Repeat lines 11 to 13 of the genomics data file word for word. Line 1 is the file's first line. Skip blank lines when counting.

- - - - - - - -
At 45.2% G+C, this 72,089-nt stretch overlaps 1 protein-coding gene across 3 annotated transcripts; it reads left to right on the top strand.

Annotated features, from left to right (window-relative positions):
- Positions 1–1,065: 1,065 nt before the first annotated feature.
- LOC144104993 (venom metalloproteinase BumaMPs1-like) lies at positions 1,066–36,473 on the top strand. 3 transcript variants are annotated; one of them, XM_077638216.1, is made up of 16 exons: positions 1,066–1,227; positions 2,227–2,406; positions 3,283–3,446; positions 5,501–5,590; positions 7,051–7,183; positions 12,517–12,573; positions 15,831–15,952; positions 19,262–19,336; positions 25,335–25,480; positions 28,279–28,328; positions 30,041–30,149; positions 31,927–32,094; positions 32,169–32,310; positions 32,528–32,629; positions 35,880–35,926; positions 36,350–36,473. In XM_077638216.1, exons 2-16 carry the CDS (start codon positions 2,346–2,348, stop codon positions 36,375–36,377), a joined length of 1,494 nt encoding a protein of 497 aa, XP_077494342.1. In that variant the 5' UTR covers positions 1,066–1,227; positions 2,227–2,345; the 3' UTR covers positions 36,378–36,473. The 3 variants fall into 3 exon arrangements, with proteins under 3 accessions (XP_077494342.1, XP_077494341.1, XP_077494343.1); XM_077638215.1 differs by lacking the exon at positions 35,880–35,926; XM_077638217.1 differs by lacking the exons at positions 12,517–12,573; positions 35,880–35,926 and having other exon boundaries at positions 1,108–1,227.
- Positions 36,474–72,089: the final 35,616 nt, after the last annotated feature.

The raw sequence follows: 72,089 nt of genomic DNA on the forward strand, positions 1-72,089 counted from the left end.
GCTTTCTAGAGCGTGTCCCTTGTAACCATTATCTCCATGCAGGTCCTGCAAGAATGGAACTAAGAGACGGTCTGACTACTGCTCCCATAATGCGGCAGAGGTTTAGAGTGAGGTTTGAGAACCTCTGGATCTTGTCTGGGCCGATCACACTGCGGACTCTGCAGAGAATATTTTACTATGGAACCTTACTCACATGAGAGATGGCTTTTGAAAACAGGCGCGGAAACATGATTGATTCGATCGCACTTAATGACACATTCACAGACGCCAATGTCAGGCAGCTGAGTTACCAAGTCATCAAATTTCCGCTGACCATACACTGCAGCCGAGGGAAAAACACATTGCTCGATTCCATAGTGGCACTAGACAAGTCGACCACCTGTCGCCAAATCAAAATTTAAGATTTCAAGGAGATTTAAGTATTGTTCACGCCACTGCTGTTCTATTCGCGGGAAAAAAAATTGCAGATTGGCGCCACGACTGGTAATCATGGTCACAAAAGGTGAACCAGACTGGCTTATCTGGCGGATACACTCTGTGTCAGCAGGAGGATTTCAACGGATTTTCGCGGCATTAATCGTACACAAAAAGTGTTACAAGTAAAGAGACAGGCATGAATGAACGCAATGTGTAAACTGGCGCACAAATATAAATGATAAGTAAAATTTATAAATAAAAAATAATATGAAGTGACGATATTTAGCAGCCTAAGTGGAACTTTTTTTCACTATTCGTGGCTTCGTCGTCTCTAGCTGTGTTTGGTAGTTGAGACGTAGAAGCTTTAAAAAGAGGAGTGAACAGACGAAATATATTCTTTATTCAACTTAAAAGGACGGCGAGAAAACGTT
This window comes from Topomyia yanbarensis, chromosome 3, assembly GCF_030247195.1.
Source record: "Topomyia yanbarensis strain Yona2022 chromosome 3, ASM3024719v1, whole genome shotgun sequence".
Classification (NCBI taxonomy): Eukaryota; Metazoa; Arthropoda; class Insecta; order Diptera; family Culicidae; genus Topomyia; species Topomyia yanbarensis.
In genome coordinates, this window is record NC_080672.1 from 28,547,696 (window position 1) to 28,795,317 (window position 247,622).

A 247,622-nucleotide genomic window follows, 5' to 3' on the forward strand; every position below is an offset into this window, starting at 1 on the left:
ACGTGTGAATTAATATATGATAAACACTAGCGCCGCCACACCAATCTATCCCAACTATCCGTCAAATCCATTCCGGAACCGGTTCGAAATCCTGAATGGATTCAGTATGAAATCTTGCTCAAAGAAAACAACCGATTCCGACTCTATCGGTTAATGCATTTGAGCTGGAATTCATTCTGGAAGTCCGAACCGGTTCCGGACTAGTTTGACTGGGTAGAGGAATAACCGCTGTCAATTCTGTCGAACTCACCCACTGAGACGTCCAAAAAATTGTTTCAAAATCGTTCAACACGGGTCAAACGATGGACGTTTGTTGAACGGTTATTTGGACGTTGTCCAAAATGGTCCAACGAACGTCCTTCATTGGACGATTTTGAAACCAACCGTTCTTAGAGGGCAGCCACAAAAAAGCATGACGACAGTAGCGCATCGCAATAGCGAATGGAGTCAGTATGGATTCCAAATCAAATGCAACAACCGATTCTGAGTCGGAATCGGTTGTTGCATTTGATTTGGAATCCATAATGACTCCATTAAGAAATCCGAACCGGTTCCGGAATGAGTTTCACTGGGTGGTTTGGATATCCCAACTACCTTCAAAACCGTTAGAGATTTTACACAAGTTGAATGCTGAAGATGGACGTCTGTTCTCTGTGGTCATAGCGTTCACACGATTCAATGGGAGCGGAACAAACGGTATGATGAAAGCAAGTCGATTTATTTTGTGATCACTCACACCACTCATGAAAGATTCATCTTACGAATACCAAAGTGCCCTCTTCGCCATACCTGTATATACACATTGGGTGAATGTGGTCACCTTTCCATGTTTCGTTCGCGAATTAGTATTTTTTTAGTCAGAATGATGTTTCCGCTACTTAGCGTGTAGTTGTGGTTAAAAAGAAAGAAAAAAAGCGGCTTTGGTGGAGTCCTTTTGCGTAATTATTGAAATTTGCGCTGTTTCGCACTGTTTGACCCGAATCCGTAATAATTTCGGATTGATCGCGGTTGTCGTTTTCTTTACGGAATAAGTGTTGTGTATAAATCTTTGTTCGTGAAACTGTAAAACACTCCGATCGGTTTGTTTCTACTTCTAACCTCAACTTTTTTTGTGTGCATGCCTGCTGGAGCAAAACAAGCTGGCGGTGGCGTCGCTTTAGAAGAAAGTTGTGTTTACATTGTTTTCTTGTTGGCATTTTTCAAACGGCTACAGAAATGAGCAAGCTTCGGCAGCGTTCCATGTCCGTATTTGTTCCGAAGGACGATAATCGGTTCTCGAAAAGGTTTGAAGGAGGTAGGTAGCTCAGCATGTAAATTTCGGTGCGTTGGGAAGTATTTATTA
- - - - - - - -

In genome coordinates, this window is record NC_080672.1 from 28,547,696 (window position 1) to 28,795,317 (window position 247,622).

A 247,622-nucleotide genomic window follows, 5' to 3' on the forward strand; every position below is an offset into this window, starting at 1 on the left:
ACGTGTGAATTAATATATGATAAACACTAGCGCCGCCACACCAATCTATCCCAACTATCCGTCAAATCCATTCCGGAACCGGTTCGAAATCCTGAATGGATTCAGTATGAAATCTTGCTCAAAGAAAACAACCGATTCCGACTCTATCGGTTAATGCATTTGAGCTGGAATTCATTCTGGAAGTCCGAACCGGTTCCGGACTAGTTTGACTGGGTAGAGGAATAACCGCTGTCAATTCTGTCGAACTCACCCACTGAGACGTCCAAAAAATTGTTTCAAAATCGTTCAACACGGGTCAAACGATGGACGTTTGTTGAACGGTTATTTGGACGTTGTCCAAAATGGTCCAACGAACGTCCTTCATTGGACGATTTTGAAACCAACCGTTCTTAGAGGGCAGCCACAAAAAAGCATGACGACAGTAGCGCATCGCAATAGCGAATGGAGTCAGTATGGATTCCAAATCAAATGCAACAACCGATTCTGAGTCGGAATCGGTTGTTGCATTTGATTTGGAATCCATAATGACTCCATTAAGAAATCCGAACCGGTTCCGGAATGAGTTTCACTGGGTGGTTTGGATATCCCAACTACCTTCAAAACCGTTAGAGATTTTACACAAGTTGAATGCTGAAGATGGACGTCTGTTCTCTGTGGTCATAGCGTTCACACGATTCAATGGGAGCGGAACAAACGGTATGATGAAAGCAAGTCGATTTATTTTGTGATCACTCACACCACTCATGAAAGATTCATCTTACGAATACCAAAGTGCCCTCTTCGCCATACCTGTATATACACATTGGGTGAATGTGGTCACCTTTCCATGTTTCGTTCGCGAATTAGTATTTTTTTAGTCAGAATGATGTTTCCGCTACTTAGCGTGTAGTTGTGGTTAAAAAGAAAGAAAAAAAGCGGCTTTGGTGGAGTCCTTTTGCGTAATTATTGAAATTTGCGCTGTTTCGCACTGTTTGACCCGAATCCGTAATAATTTCGGATTGATCGCGGTTGTCGTTTTCTTTACGGAATAAGTGTTGTGTATAAATCTTTGTTCGTGAAACTGTAAAACACTCCGATCGGTTTGTTTCTACTTCTAACCTCAACTTTTTTTGTGTGCATGCCTGCTGGAGCAAAACAAGCTGGCGGTGGCGTCGCTTTAGAAGAAAGTTGTGTTTACATTGTTTTCTTGTTGGCATTTTTCAAACGGCTACAGAAATGAGCAAGCTTCGGCAGCGTTCCATGTCCGTATTTGTTCCGAAGGACGATAATCGGTTCTCGAAAAGGTTTGAAGGAGGTAGGTAGCTCAGCATGTAAATTTCGGTGCGTTGGGAAGTATTTATTA